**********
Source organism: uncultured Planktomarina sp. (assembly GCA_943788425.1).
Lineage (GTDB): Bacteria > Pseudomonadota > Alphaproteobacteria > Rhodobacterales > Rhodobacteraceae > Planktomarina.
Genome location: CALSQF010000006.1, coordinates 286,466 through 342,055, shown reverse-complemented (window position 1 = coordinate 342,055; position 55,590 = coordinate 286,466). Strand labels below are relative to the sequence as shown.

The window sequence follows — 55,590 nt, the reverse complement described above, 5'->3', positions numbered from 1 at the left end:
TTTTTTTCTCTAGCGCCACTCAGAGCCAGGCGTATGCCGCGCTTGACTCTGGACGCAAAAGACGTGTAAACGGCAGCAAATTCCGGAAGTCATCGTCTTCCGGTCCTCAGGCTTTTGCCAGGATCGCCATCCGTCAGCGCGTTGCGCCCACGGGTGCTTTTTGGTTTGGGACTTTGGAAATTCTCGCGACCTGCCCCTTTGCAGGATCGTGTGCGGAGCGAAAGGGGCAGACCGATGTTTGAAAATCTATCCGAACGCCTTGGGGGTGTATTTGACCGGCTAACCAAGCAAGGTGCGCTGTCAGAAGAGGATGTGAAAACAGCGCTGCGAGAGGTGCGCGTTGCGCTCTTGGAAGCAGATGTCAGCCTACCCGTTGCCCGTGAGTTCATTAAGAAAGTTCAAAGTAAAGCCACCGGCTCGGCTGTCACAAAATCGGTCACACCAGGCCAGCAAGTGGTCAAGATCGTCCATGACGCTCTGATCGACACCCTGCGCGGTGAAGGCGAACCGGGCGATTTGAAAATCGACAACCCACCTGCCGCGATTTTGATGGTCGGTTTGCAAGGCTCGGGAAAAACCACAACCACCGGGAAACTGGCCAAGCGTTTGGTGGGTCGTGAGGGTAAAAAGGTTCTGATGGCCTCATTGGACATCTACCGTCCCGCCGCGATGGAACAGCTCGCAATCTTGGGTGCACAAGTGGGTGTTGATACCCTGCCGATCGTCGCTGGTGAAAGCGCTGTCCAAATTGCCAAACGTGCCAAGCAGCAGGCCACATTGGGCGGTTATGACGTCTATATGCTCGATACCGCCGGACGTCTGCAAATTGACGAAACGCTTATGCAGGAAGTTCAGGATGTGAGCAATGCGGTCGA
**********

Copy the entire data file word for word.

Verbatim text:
Source organism: uncultured Planktomarina sp. (assembly GCA_943788425.1).
Lineage (GTDB): Bacteria > Pseudomonadota > Alphaproteobacteria > Rhodobacterales > Rhodobacteraceae > Planktomarina.
Genome location: CALSQF010000006.1, coordinates 286,466 through 342,055, shown reverse-complemented (window position 1 = coordinate 342,055; position 55,590 = coordinate 286,466). Strand labels below are relative to the sequence as shown.

The window sequence follows — 55,590 nt, the reverse complement described above, 5'->3', positions numbered from 1 at the left end:
TTTTTTTCTCTAGCGCCACTCAGAGCCAGGCGTATGCCGCGCTTGACTCTGGACGCAAAAGACGTGTAAACGGCAGCAAATTCCGGAAGTCATCGTCTTCCGGTCCTCAGGCTTTTGCCAGGATCGCCATCCGTCAGCGCGTTGCGCCCACGGGTGCTTTTTGGTTTGGGACTTTGGAAATTCTCGCGACCTGCCCCTTTGCAGGATCGTGTGCGGAGCGAAAGGGGCAGACCGATGTTTGAAAATCTATCCGAACGCCTTGGGGGTGTATTTGACCGGCTAACCAAGCAAGGTGCGCTGTCAGAAGAGGATGTGAAAACAGCGCTGCGAGAGGTGCGCGTTGCGCTCTTGGAAGCAGATGTCAGCCTACCCGTTGCCCGTGAGTTCATTAAGAAAGTTCAAAGTAAAGCCACCGGCTCGGCTGTCACAAAATCGGTCACACCAGGCCAGCAAGTGGTCAAGATCGTCCATGACGCTCTGATCGACACCCTGCGCGGTGAAGGCGAACCGGGCGATTTGAAAATCGACAACCCACCTGCCGCGATTTTGATGGTCGGTTTGCAAGGCTCGGGAAAAACCACAACCACCGGGAAACTGGCCAAGCGTTTGGTGGGTCGTGAGGGTAAAAAGGTTCTGATGGCCTCATTGGACATCTACCGTCCCGCCGCGATGGAACAGCTCGCAATCTTGGGTGCACAAGTGGGTGTTGATACCCTGCCGATCGTCGCTGGTGAAAGCGCTGTCCAAATTGCCAAACGTGCCAAGCAGCAGGCCACATTGGGCGGTTATGACGTCTATATGCTCGATACCGCCGGACGTCTGCAAATTGACGAAACGCTTATGCAGGAAGTTCAGGATGTGAGCAATGCGGTCGA